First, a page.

How to Catch A Criminal: Every Silver Lining Has a Cloud

June 4, 2024
This month, a very particular thief has a hard time letting his old habits die, making off with around $10 million in stolen silver during his cat burglary career.

Every officer with a decent amount of time on the job knows the unexpected turns an investigation can take. Seeing a major case through to completion often involves giving up on a theory and taking your investigation in a different direction as new information becomes available. In How to Catch A Criminal, we look at the many ways not-so-perfect crimes are solved. This month, a very particular thief has a hard time letting his old habits die.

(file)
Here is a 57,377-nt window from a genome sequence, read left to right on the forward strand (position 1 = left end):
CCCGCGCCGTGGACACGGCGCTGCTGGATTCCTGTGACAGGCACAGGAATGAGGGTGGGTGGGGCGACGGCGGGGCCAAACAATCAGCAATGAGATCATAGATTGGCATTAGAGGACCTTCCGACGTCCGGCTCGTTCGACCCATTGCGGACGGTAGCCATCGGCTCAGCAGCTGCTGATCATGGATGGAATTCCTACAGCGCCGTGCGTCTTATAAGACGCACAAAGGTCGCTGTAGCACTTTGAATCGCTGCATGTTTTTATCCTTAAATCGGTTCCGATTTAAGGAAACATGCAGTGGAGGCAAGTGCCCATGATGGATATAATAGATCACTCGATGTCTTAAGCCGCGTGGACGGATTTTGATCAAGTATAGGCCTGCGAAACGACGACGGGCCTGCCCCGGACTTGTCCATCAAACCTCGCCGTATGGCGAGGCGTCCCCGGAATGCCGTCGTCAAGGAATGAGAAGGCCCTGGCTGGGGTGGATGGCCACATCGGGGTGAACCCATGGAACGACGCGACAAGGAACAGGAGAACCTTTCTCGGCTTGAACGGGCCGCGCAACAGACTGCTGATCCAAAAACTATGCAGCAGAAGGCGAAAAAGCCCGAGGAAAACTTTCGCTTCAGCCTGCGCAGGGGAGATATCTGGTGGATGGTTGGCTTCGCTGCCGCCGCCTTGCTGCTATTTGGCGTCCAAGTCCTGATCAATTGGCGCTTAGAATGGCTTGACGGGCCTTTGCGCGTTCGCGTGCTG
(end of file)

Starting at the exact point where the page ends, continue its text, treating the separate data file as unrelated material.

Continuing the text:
Often referred to as M.O., Modus Operandi is a major factor in creating a criminal profile. Identifying a common method in several cases can lead to a sole culprit. Generally, a criminal will keep the same tactics for as long as they work. If Law Enforcement begins to catch on, they will make the necessary adjustments to continue their crimes, or they'll be caught. The complexity of a criminal's M.O. is often what separates the amateurs from the successful career criminals. A low level street burglar is likely to kick in a door or break a window, take what they can, and run for the pawn shop. Typically this sort of crime spree is short-lived. In contrast, a skilled burglar, will scope out wealthy targets, determine the best time to strike, study the layout of the residence, take note of alarms and cameras, and take precautions to avoid leaving evidence behind once they make their move. In some instances, the M.O. is so specific to one very particular suspect, it alone is the giveaway that closes the case.